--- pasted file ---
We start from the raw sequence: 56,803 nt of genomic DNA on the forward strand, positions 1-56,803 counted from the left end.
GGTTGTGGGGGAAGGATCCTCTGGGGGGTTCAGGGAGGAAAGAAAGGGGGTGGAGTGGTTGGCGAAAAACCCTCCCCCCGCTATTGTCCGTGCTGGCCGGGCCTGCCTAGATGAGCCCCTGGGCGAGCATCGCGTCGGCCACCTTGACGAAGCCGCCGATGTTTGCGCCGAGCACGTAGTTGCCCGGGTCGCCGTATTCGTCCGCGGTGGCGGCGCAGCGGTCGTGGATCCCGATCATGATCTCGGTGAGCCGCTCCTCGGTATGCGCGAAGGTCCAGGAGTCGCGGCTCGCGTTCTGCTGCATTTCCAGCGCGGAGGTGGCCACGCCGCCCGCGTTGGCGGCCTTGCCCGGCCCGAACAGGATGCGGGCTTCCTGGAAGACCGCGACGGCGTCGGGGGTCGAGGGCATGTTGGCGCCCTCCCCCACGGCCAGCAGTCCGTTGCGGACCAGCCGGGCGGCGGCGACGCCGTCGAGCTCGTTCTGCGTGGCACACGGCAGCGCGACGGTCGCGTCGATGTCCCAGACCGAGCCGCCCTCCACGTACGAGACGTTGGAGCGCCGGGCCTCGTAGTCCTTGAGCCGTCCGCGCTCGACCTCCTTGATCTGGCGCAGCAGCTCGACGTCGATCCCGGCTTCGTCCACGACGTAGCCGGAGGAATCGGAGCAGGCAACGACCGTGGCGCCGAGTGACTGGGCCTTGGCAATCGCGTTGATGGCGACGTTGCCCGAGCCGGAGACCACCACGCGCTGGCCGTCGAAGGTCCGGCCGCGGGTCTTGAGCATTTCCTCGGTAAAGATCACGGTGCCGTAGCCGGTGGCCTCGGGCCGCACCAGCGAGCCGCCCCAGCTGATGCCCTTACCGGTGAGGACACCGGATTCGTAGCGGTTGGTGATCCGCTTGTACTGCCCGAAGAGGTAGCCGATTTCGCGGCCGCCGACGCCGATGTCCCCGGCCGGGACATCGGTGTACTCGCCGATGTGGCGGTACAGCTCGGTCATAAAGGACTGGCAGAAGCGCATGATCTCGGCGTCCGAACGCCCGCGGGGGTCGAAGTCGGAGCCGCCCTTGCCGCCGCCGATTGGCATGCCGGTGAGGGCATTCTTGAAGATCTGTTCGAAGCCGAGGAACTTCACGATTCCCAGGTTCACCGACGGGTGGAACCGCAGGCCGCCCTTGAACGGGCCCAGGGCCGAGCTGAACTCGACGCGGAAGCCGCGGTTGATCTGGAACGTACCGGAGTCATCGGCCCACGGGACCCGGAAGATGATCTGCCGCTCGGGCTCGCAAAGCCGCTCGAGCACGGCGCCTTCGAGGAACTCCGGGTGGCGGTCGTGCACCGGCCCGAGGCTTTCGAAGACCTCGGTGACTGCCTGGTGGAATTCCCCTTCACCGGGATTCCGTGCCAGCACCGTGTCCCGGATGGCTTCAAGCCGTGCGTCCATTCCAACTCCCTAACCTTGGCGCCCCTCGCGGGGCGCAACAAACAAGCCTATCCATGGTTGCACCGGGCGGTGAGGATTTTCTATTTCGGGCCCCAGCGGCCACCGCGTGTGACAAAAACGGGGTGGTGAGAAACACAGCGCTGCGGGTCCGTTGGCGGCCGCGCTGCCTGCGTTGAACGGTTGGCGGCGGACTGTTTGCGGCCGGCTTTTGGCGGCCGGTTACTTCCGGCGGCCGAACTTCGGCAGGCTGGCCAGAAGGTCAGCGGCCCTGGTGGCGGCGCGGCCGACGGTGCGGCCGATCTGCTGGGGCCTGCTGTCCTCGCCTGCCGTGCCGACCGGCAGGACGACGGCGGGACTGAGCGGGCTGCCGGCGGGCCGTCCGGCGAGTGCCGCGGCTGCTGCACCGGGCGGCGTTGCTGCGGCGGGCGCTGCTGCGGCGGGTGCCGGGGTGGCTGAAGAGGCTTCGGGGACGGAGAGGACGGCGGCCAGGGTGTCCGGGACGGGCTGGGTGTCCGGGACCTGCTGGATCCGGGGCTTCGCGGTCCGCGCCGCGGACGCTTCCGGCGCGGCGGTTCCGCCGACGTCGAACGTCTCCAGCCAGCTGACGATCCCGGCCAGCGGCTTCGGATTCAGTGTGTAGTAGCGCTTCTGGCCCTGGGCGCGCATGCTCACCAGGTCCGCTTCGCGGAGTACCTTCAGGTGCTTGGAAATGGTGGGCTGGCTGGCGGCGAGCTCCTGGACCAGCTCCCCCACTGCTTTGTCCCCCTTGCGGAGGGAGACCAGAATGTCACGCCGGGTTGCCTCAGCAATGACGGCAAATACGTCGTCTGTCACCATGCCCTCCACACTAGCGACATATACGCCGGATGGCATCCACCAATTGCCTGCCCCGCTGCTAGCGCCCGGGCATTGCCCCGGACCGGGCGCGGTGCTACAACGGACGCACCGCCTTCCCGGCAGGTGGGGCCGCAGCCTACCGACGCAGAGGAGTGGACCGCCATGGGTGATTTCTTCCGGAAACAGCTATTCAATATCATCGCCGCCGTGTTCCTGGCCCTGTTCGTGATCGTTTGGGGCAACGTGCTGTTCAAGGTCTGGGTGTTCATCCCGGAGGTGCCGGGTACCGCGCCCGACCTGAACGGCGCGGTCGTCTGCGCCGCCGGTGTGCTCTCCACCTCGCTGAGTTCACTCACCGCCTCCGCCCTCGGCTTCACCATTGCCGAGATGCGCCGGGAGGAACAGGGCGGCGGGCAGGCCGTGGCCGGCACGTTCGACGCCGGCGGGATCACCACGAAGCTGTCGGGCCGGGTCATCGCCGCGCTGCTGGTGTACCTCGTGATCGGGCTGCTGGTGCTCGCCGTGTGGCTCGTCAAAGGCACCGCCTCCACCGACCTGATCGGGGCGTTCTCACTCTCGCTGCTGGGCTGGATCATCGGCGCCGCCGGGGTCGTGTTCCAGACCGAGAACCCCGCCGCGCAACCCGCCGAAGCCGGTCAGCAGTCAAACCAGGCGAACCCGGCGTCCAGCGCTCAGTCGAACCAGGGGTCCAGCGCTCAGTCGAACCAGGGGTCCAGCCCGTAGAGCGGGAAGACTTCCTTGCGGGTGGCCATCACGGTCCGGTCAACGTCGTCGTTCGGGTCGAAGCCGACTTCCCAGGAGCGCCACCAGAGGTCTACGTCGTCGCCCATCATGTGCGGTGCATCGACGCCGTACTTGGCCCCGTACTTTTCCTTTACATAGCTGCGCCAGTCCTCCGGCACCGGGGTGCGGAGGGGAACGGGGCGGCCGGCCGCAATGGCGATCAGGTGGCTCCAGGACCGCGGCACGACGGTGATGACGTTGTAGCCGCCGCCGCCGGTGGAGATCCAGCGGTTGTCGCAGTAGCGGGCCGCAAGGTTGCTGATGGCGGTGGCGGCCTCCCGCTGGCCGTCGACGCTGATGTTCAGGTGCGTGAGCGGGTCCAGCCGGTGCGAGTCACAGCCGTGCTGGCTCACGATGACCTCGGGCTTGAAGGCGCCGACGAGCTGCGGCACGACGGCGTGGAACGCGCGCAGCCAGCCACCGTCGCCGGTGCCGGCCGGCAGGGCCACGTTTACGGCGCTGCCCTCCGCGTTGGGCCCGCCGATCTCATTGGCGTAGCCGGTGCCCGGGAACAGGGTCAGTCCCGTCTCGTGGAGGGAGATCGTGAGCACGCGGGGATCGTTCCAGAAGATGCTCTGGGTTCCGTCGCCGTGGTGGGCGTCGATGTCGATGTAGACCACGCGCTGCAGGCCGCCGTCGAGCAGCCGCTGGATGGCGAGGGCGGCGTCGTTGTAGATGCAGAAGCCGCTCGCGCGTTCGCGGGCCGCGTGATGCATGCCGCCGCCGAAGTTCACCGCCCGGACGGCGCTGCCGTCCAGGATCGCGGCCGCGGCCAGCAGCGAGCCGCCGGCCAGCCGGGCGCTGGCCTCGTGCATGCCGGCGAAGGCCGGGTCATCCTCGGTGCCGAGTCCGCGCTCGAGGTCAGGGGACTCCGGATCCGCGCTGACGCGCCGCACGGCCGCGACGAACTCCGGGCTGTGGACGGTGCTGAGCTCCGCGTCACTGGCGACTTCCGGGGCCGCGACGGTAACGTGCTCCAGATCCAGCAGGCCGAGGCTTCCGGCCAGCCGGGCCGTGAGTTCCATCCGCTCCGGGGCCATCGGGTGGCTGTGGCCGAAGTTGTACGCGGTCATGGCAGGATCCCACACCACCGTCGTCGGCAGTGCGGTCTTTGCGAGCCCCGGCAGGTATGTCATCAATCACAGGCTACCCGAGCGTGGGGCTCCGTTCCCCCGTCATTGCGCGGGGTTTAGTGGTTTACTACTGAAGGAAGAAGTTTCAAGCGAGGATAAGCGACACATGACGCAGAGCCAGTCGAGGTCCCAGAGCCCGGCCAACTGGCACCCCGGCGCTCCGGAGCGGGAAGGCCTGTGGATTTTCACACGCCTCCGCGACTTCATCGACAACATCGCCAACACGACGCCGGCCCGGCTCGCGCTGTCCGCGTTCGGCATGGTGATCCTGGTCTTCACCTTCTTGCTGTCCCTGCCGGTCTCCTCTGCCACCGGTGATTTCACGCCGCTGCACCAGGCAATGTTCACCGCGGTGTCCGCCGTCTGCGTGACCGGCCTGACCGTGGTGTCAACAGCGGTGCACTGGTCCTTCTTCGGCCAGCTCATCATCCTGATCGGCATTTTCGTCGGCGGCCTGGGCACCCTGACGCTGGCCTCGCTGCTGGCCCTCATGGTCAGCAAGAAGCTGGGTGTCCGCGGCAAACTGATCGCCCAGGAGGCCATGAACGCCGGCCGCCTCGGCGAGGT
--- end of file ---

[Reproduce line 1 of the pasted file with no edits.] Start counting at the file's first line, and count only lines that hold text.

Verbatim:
We start from the raw sequence: 56,803 nt of genomic DNA on the forward strand, positions 1-56,803 counted from the left end.